“Do The Germs Know Who The Good Folks Are?!” – .


With cultural activities attracting people again after the 2020 Covid-19 Abyss, masks and other protocols are in the works – especially when it comes to red carpets.

Real Time host Bill Maher criticized during today’s panel segment of the show what he saw as an interruption at the Met Gala in New York this week. He showed on the screen a series of photos from the glamorous event, showing maskless guests being looked after by masked staff. Maher said this type of tableau will become common in 2021 as people steer the return to norms that feel far from normal.

“I noticed something in the gala photos,” said Maher, “that I’ve seen that I’ve been to some parties since the beginning of the pandemic, and that means the people who go to the parties don’t wear masks. But the servers wear masks. Something is not liberal to me. These are the liberal waves of the world. But when we are all vaccinated, the germs will know who the good people are ?! It seems a little wrong. “

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Panelist Dan Savage, the writer and podcaster, agreed that it seemed “a bit safety theatrical” and said, “You won’t get any resistance from me.” But he left the optics aside and took the view of the “devil’s attorney” that at least a certain amount of mask wear in group settings restricts Covid transmission.

“But ‘let’s just wear the mask for the helpers’?” Maher replied. “Is that the liberal approach?”

When Savage reiterated that a great deal of scientific research supports the idea that masks are effective at reducing the spread of viruses, Maher replied, “Yes – that’s why surgeons wear them.” He noted that the San Francisco Marathon recently decided that runners must wear masks during the race. “This is just so stupid,” he said. Maher, who was vaccinated but still had a symptom-free attack with Covid last spring, did not speak out against masks as a general safety measure on his show. But he’s often railed about it, specifically questioning its outdoor wear, including a related tear in tonight’s opening monologue.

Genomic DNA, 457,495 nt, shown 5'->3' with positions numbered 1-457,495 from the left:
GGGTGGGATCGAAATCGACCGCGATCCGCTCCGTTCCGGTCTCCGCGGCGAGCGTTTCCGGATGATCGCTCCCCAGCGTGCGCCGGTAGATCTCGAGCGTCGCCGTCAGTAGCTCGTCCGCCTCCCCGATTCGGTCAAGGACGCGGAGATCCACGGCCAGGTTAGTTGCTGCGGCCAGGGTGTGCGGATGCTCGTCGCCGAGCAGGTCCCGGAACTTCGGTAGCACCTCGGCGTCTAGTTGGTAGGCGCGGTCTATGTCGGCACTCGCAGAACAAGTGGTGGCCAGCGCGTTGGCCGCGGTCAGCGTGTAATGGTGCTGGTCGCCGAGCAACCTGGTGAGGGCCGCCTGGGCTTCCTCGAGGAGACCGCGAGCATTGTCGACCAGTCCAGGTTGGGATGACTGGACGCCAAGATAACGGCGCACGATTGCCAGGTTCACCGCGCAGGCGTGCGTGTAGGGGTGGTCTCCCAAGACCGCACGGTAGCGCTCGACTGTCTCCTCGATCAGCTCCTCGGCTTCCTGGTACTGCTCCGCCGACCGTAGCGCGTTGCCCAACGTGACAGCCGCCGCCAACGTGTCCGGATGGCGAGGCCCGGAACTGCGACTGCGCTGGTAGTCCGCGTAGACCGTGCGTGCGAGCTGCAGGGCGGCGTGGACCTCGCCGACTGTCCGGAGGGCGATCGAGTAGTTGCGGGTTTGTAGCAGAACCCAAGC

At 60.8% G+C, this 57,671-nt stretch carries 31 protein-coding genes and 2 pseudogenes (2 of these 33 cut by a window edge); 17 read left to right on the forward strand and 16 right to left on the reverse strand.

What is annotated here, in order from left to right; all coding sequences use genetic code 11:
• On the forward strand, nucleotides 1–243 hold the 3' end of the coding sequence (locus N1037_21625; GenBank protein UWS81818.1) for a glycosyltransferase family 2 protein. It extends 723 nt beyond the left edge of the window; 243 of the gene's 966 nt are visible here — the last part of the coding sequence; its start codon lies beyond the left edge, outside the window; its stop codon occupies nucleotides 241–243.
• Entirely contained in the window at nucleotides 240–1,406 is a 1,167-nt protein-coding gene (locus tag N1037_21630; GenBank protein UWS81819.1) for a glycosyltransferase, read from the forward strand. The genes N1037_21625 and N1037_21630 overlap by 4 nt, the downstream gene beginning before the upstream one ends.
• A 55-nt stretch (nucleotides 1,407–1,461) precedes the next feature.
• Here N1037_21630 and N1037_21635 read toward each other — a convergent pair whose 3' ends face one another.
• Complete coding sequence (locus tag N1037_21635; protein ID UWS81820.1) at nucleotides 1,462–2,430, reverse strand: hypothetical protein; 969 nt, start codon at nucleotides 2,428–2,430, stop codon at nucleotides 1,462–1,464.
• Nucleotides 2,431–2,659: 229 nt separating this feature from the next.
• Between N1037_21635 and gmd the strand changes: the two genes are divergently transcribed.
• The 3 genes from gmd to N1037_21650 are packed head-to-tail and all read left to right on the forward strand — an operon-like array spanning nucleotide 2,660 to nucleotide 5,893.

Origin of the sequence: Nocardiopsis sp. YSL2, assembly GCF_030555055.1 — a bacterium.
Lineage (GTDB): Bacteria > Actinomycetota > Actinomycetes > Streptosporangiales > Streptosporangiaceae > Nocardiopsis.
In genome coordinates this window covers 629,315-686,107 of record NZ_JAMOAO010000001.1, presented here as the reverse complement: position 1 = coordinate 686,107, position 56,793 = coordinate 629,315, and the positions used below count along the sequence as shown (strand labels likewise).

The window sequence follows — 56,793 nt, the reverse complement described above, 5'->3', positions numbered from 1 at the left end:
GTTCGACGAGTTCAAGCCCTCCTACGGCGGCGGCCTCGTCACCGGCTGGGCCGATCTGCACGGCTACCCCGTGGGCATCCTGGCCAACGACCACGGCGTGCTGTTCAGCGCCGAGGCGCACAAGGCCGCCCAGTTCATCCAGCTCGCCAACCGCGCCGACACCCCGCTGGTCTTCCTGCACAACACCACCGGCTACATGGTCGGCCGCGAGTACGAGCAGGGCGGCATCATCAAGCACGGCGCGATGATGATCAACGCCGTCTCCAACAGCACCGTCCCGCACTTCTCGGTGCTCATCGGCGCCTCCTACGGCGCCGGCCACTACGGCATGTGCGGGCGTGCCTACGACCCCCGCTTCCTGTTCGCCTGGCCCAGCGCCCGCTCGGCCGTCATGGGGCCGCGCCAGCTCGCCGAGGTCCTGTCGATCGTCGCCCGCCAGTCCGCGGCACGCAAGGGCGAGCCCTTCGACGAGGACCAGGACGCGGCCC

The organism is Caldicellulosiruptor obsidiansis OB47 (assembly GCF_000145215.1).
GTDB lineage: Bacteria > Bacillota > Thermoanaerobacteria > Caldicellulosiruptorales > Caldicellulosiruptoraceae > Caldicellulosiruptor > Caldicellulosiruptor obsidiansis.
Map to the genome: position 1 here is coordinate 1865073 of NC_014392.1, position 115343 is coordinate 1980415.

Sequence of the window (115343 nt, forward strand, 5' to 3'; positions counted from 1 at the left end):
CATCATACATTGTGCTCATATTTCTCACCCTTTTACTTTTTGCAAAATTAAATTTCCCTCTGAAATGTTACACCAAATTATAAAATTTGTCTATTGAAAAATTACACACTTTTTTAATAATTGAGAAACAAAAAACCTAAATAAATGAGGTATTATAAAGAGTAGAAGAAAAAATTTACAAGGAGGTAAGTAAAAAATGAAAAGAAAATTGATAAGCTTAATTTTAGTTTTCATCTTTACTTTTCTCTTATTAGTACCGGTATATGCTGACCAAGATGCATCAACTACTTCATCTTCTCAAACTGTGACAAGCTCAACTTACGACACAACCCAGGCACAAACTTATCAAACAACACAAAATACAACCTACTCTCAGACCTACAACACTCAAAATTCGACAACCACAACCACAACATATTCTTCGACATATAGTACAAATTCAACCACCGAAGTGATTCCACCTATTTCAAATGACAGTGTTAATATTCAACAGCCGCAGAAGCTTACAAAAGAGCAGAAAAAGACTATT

Panelist Gillian Tett, author and Financial Times journalist, said the spectacle at the Met Gala made her remember her studies in anthropology. “I’m very interested in signals and the signals they send,” she said. “Having pictures of celebrities without masks next to servers wearing masks doesn’t send the right signal of community responsibility.”

Desperate Savage: “I wish we could criticize masks that don’t go to a place where people don’t wear them on airplanes and attack flight attendants.”

A guest at the Met Gala who was also criticized by Maher was the Democratic MP Alexandria Ocasio-Cortez. She wore a white dress with red letters with the slogan “Tax the Rich” on it and caused a stir by taking her political cause to a new stage. Maher grumbled that the richest 65,000 residents of New York City paid 51% of all city taxes levied last year. “You pay taxes,” he says. “It’s not that we don’t tax the rich at all.”

Savage and Tett both came back heavily on the host on this point, noting the rise in income inequality and other flaws in his reasoning. Maher held out and soon turned into a comical piece by imagining the messages other hypothetical gala attendees had printed on their clothing. (Examples were Lori Laughlin, “Get into any college – ask me how!” And Melania Trump, “Eat the poor.”)




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